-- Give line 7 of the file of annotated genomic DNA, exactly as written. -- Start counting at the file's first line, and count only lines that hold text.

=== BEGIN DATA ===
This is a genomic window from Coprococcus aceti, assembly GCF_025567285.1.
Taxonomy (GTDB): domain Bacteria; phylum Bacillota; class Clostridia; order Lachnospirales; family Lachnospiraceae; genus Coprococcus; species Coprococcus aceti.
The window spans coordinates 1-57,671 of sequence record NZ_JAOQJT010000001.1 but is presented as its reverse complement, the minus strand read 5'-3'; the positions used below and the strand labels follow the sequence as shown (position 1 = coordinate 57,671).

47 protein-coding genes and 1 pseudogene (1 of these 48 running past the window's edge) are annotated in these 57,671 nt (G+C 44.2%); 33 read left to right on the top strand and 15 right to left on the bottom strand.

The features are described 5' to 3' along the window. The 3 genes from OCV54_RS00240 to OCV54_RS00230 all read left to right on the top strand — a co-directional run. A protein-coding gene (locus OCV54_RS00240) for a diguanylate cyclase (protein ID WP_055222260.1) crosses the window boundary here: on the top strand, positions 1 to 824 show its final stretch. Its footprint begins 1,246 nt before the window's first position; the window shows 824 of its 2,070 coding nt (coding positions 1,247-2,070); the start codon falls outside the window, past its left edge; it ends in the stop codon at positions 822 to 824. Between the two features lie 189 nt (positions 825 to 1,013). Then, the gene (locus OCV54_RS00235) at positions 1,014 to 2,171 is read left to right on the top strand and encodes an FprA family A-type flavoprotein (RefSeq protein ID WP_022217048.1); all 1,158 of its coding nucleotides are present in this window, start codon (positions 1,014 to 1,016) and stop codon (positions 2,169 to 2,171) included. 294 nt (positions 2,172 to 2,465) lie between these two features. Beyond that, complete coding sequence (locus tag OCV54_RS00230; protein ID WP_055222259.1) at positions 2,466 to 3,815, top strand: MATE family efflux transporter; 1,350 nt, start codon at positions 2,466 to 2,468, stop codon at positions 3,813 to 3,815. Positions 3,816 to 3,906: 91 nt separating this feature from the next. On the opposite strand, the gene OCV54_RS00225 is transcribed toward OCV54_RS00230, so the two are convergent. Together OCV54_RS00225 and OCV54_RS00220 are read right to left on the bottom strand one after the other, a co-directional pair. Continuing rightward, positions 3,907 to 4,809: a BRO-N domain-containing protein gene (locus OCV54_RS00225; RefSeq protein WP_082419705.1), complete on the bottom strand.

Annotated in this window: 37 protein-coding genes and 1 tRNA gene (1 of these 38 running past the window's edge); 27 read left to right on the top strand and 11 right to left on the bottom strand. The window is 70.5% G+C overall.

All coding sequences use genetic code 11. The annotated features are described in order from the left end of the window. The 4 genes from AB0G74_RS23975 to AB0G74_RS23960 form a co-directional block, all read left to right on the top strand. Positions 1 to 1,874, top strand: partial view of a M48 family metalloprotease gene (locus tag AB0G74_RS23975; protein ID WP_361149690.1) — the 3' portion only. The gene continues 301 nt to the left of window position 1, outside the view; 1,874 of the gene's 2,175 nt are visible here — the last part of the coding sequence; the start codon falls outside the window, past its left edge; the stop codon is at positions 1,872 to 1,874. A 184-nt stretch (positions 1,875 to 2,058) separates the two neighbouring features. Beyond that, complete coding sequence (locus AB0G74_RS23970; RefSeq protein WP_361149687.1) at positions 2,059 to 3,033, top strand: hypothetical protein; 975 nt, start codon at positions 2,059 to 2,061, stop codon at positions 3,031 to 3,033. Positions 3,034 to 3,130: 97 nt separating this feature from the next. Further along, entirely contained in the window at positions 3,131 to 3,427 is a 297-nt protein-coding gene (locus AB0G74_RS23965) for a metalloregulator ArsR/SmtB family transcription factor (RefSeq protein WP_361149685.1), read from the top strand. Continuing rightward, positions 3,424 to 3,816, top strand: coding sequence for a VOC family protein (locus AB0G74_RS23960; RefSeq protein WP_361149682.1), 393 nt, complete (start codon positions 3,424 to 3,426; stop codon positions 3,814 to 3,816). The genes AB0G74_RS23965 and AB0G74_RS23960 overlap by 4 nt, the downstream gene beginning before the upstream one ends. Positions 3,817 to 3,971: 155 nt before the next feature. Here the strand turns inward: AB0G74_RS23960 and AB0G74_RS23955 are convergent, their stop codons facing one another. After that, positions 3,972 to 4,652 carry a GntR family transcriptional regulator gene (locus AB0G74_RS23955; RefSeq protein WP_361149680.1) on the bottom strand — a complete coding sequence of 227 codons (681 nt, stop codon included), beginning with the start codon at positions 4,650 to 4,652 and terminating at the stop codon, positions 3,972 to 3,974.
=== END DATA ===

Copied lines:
All coding sequences use genetic code 11. The annotated features are described in order from the left end of the window. The 4 genes from AB0G74_RS23975 to AB0G74_RS23960 form a co-directional block, all read left to right on the top strand. Positions 1 to 1,874, top strand: partial view of a M48 family metalloprotease gene (locus tag AB0G74_RS23975; protein ID WP_361149690.1) — the 3' portion only. The gene continues 301 nt to the left of window position 1, outside the view; 1,874 of the gene's 2,175 nt are visible here — the last part of the coding sequence; the start codon falls outside the window, past its left edge; the stop codon is at positions 1,872 to 1,874. A 184-nt stretch (positions 1,875 to 2,058) separates the two neighbouring features. Beyond that, complete coding sequence (locus AB0G74_RS23970; RefSeq protein WP_361149687.1) at positions 2,059 to 3,033, top strand: hypothetical protein; 975 nt, start codon at positions 2,059 to 2,061, stop codon at positions 3,031 to 3,033. Positions 3,034 to 3,130: 97 nt separating this feature from the next. Further along, entirely contained in the window at positions 3,131 to 3,427 is a 297-nt protein-coding gene (locus AB0G74_RS23965) for a metalloregulator ArsR/SmtB family transcription factor (RefSeq protein WP_361149685.1), read from the top strand. Continuing rightward, positions 3,424 to 3,816, top strand: coding sequence for a VOC family protein (locus AB0G74_RS23960; RefSeq protein WP_361149682.1), 393 nt, complete (start codon positions 3,424 to 3,426; stop codon positions 3,814 to 3,816). The genes AB0G74_RS23965 and AB0G74_RS23960 overlap by 4 nt, the downstream gene beginning before the upstream one ends. Positions 3,817 to 3,971: 155 nt before the next feature. Here the strand turns inward: AB0G74_RS23960 and AB0G74_RS23955 are convergent, their stop codons facing one another. After that, positions 3,972 to 4,652 carry a GntR family transcriptional regulator gene (locus AB0G74_RS23955; RefSeq protein WP_361149680.1) on the bottom strand — a complete coding sequence of 227 codons (681 nt, stop codon included), beginning with the start codon at positions 4,650 to 4,652 and terminating at the stop codon, positions 3,972 to 3,974.